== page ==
RNA sequencing is a powerful method to build reference transcriptome assemblies and eventually sample-specific protein databases for mass spectrometry-based analyses. This novel proteomics informed by transcriptomics (PIT) workflow improves sample-specific proteome characterization of dynamic- and especially non-model organism proteomes, and moreover helps to identify novel gene products. With increasing popularity of such proteogenomics applications a growing number of researchers demand qualitative but resource-friendly and easy to use analysis strategies. Most PIT applications so far rely on the initially introduced Trinity de novo assembly tool.
To aid potential users to start off with PIT researchers from the Max Planck Institute for Molecular Genetics compared main performance criteria of Trinity and other alternative RNA assembly tools known from the transcriptomics field including Oases, SOAPdenovo-Trans, and Trans-ABySS. Using exemplary data sets and software-specific default parameters Trinity and alternative assemblers produced comparable and high-quality reference data for vertebrate transcriptomes/proteomes of varying complexity. However, Trinity required large computational resources and time. The researchers found that alternative de novo assemblers, in particular SOAPdenovo-Trans but also Oases and Trans-ABySS rapidly produced protein databases with far lowerer computational requirements. By making choice among various RNA assembly tools, proteomics researchers new to transcriptome assembly and with future projects with high sample numbers can benefit from alternative approaches to efficiently apply PIT.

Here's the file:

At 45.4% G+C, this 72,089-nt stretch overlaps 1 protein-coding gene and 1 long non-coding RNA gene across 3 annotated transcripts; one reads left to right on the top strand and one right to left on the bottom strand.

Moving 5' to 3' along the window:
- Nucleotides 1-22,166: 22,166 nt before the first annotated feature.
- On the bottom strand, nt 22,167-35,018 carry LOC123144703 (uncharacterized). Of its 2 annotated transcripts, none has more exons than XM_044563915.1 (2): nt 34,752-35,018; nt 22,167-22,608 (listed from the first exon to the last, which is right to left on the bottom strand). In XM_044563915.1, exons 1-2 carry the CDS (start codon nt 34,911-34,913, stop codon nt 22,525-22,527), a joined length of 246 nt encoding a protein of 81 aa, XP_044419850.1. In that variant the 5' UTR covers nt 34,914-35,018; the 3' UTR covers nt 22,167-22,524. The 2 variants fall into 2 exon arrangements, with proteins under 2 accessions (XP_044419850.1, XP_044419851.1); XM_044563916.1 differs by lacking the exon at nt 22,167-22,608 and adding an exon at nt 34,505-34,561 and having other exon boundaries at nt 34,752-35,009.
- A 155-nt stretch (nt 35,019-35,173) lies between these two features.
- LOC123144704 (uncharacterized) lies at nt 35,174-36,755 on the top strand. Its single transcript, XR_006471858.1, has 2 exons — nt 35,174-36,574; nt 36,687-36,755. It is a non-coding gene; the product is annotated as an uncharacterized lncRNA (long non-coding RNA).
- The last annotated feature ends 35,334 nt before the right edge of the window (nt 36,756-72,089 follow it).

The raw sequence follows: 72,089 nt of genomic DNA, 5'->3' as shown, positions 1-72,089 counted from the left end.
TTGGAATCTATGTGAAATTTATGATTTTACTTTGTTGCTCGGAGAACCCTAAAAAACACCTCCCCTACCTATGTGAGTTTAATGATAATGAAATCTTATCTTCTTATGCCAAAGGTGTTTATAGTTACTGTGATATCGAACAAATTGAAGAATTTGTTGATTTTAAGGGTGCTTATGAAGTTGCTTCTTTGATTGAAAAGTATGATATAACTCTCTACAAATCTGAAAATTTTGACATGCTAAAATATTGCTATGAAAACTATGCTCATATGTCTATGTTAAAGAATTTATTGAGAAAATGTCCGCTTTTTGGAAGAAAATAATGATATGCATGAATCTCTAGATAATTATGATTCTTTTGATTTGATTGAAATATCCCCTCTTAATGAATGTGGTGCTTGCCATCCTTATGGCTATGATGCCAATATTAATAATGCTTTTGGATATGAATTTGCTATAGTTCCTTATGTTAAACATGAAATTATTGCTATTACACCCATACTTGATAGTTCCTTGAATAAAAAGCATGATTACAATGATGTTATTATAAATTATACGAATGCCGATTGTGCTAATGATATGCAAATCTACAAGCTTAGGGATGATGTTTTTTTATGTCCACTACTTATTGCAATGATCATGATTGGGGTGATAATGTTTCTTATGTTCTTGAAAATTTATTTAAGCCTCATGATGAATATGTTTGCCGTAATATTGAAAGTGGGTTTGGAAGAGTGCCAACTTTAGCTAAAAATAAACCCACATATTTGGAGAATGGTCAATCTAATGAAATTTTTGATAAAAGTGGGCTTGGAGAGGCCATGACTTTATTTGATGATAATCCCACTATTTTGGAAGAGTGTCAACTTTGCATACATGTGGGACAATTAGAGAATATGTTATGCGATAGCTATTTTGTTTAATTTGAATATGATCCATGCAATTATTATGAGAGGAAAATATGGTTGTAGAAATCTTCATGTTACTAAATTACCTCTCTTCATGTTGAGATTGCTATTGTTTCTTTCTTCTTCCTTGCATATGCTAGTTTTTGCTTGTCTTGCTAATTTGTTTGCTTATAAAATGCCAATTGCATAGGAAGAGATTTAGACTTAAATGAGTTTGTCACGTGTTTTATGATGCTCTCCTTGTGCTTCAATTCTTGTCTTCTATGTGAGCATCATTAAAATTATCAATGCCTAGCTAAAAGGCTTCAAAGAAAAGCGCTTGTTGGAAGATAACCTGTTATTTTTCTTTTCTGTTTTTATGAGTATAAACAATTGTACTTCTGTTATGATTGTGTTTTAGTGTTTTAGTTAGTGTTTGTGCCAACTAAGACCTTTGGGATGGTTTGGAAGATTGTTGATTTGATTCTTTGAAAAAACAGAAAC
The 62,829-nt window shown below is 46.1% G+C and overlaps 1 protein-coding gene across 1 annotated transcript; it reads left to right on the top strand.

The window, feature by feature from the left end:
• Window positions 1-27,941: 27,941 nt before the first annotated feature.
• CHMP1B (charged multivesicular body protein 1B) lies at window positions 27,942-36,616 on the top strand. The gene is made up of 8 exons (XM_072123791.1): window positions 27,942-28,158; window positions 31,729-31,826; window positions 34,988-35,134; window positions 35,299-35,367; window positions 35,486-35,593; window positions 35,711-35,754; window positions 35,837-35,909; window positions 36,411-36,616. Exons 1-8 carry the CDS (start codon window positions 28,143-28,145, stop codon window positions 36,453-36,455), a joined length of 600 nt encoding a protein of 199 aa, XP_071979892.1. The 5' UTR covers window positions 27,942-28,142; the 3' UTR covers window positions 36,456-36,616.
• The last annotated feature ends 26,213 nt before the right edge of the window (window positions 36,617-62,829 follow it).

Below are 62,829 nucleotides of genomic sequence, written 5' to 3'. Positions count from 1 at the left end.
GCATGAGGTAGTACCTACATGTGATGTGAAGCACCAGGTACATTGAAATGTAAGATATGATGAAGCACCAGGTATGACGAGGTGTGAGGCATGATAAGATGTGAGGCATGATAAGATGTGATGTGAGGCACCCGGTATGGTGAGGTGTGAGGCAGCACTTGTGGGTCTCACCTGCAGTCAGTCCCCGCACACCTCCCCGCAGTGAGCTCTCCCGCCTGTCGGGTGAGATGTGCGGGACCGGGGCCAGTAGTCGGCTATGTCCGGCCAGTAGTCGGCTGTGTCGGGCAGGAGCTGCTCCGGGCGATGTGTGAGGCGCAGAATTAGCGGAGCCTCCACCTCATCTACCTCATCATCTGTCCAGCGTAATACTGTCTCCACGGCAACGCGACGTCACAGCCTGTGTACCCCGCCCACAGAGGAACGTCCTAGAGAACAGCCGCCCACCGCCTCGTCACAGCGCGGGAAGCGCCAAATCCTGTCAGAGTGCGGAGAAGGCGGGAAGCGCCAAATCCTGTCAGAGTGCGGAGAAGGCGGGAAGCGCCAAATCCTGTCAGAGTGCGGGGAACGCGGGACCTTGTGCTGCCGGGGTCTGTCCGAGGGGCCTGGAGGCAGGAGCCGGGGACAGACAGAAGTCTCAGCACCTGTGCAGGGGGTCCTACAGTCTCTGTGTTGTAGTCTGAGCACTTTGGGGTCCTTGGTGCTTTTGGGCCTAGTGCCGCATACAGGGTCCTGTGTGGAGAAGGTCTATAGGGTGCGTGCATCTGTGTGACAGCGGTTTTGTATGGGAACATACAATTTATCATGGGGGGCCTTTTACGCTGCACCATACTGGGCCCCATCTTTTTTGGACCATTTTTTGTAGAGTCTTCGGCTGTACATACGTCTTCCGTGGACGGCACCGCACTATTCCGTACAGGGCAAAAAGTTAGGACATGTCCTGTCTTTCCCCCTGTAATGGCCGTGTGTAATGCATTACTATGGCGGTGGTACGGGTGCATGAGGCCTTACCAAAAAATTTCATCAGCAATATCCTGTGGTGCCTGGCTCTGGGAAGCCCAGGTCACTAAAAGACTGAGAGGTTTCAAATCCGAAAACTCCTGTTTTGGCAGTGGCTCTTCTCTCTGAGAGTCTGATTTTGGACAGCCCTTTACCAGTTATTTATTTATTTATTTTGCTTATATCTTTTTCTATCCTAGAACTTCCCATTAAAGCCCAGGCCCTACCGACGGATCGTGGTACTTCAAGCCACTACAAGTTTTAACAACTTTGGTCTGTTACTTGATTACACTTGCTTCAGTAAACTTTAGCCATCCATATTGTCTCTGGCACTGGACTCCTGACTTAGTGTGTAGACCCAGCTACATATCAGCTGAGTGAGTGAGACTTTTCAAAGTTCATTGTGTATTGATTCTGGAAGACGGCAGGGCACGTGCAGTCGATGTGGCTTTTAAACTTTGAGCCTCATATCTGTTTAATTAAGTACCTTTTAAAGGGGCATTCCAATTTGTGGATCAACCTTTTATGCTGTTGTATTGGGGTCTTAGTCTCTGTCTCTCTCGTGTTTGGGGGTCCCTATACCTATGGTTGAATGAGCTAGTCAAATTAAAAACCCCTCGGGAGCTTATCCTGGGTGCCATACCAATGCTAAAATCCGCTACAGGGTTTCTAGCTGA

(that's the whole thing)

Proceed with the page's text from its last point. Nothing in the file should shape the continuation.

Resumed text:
Comparative evaluation of the performance of RNA assemblers Trinity, Oases, SOAPdenovo-Trans (here short SOAPdenovo) and Trans-ABySS for proteomics informed by transcriptomics (PIT).
A. Density distribution of relative length of open reading frames (ORF) predicted from RNA sequencing data using the four different transcriptome assemblers. ORF sequences were aligned to the UniProtKB reference proteome and relative length was calculated as ratio of query (ORF) and target (UniProtKB reference sequence) length. B. Box plot of peptide candidates per precursor ion within +/-10 ppm mass tolerance as estimation for the search space in peptide spectrum matching. C. Bar plot shows tandem mass spectra (left bar) and distinct peptide sequences (right bar) as identified by MaxQuant analysis at 1% FDR using differently generated protein sequence databases in target-decoy searching of publicly available discovery proteomics datasets. Identifications were compared to those obtained from searching the UniProtKB reference proteome and proportions indicate shared (black, coinciding), novel (grey) and differential (red, conflicting) results. Additionally, red numbers indicate percentage of conflicting versus total identifications. D. Density distribution of relative length of the subset of ORFs as depicted in A of which evidence on protein level (C) was found.